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LCCs feel the pinch
Friday, 10 February 2012
Sluggish consumer spend, high fuel costs, increases in airport charges and fierce competition have low-cost carriers in SA looking at new ways to stay in the game.

These factors are constraining growth and raising the overall cost of flying, which will likely cause a significant decline in passenger numbers, airline authorities say. “Because the cost of flying is directly comparable with road and rail costs, even a small increase in flight costs can direct significant volumes of business to other modes of transport,” says Gary Webb, COO of Velvet Sky Airlines.

As a result, airlines are being forced to find ways to further tighten their belts and review the profitability of routes and opportunities for growth and expansion.

“In 2012, I believe airlines will look at initiatives to even further reduce costs and improve operational efficiencies to counteract pressure on revenue. In addition, they will look to new business and market opportunities to grow their revenue base,” says Chris Zweigenthal, CEO of Airlines Association of Southern Africa.

While the ‘golden triangle’ has the largest proportion of domestic traffic and is traditionally viewed as the industry’s money spinner, it also offers the most capacity and competitive pricing, making margins extremely tight. With reduced growth and saturated supply, LCCs are looking to redeploy their equipment on other routes and are seeking new opportunities within the region.

“Sometimes a region looks attractive when in reality it is difficult and expensive. Regional expansion is like a carefully choreographed dance in terms of getting licences, acquiring the right region, availability, permanence and cost,” cautions Heidi Brauer, Marketing Director of

Carriers are also constrained by a lack of available frequencies for desirable destinations. “There are routes that have been allocated to SA carriers that are not being used, and authorities must apply the ‘use it or lose it’ rules more conscientiously,” says Webb.

Domestically most routes are already served, but with the exception of the ‘golden triangle’ there are often fewer frequencies and high fares due to the size of the market. “These thinner routes are mainly for business travel and, in many cases, compete with road transport, which keeps numbers down. Promotion of domestic tourism initiatives could enhance these markets and open up new opportunities,” says Zweigenthal.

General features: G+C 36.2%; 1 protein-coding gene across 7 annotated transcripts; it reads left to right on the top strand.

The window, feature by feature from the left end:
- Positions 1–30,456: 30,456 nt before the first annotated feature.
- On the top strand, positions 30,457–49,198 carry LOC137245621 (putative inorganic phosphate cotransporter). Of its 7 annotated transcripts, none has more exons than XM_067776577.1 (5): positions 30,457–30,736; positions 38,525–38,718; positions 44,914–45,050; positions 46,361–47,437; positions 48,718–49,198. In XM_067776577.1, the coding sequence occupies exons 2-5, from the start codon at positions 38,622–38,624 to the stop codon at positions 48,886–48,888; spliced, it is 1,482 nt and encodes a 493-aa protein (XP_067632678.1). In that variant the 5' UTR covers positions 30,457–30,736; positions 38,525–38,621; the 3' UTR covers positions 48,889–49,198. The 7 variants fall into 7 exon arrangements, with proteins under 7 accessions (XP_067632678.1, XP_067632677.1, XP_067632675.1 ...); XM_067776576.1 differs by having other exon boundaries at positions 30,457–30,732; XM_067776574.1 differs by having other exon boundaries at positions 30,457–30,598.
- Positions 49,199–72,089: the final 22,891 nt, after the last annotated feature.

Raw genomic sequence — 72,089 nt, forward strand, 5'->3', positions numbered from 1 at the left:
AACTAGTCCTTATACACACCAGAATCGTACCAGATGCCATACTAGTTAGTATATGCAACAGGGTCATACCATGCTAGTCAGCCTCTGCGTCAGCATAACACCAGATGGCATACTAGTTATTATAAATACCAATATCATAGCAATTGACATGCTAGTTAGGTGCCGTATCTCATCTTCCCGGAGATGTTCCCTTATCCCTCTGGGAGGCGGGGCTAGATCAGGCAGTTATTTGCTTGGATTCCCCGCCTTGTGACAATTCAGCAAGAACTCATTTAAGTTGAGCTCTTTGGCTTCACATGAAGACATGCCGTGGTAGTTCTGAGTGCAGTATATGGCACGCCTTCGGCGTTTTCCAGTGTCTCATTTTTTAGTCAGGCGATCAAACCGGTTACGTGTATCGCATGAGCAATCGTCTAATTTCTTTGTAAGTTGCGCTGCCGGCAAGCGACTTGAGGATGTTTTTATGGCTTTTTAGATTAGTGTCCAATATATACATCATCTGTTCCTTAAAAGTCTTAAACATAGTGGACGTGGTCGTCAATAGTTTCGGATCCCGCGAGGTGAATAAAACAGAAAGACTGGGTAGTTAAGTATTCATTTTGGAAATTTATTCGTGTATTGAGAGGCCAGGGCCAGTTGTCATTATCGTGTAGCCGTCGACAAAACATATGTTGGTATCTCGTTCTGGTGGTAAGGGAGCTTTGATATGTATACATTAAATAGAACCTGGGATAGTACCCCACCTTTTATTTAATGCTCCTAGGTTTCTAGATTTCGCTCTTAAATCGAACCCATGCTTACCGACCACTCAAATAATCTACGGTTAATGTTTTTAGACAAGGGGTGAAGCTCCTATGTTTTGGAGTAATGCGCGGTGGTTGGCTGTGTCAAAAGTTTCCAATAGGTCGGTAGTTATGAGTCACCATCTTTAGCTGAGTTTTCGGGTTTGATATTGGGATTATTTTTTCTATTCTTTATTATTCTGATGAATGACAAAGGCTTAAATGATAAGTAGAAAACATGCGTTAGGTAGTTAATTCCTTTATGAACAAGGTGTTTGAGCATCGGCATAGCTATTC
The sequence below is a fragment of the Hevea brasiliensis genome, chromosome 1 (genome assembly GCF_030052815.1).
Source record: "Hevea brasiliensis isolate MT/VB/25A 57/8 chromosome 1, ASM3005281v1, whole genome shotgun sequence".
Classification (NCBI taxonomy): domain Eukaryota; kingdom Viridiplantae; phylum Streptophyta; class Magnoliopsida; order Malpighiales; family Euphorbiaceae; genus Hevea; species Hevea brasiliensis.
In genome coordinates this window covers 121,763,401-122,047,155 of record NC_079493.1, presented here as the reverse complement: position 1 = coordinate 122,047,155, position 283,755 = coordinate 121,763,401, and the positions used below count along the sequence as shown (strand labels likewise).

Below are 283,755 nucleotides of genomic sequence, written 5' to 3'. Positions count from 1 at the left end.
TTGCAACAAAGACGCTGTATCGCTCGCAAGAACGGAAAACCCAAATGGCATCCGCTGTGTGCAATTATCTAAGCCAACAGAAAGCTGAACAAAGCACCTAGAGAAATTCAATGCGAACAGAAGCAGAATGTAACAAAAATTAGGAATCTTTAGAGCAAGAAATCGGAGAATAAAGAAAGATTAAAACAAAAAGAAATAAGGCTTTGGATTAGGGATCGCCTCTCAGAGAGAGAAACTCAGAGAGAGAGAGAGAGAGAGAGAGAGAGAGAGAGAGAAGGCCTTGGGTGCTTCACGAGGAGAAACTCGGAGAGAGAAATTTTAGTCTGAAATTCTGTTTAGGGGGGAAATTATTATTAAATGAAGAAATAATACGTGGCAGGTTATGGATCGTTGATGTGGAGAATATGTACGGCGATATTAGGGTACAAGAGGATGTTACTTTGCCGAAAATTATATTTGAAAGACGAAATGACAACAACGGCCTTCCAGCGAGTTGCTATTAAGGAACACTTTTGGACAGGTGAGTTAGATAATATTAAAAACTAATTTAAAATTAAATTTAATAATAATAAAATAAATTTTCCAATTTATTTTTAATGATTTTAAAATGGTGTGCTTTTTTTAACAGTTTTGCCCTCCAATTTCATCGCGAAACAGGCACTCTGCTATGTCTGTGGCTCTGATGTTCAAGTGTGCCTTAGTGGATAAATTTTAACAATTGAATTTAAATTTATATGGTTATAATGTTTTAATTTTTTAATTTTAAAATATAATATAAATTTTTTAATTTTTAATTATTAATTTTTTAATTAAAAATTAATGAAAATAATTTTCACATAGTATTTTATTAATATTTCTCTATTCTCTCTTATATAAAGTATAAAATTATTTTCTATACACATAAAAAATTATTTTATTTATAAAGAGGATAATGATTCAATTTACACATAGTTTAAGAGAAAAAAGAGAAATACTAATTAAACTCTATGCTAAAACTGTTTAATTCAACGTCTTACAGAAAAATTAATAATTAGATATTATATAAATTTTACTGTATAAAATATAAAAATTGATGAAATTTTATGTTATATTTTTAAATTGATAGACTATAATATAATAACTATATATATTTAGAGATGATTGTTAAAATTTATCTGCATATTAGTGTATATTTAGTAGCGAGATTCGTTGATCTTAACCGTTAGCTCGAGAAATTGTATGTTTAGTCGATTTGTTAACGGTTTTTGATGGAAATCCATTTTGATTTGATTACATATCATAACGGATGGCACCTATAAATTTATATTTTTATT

However, despite the challenges, 1time is aggressively looking to expand into Africa. Following the success of its Tanzania flight it has just launched flights to Mombasa. Blacky Komani, 1time Holdings CEO, says: “While there are often huge barriers to entry, largely due to restricted bilateral agreements designed to protect carriers, often the most difficult places to gain entry are the places where the most opportunities exist.”

1time will also launch flights from Lanseria to Cape Town and Durban on March 5. Blacky maintains that the airline’s key focus remains its expansion plans, both regional and domestic, and it is also taking active steps to reduce operational costs. A home check-in service is a recent introduction and 30% of its passengers are now using the service.
Meanwhile, Comair is reviewing its fleet and looking to introduce more fuel-efficient aircraft. It is also in the final stages of implementing Sabre, a new airline management system that is expected to streamline communications and optimise operations. Other cost-saving initiatives include building its own catering facilities in Cape Town and Johannesburg and expanding its crew base in Cape Town, which will reduce accommodation costs by 80%.

Velvet Sky is considering the withdrawal or modification of value-add services that are currently provided at no charge to the customer, including baggage handling, catering and special needs facilities.

“In the current economic climate, anyone not reviewing their strategy is going to be in trouble. The airline industry is currently going through a consolidation phase and you have to take a look at what you’ve got and assess what’s working and what isn’t,” says Brauer.

Gia Kaplan
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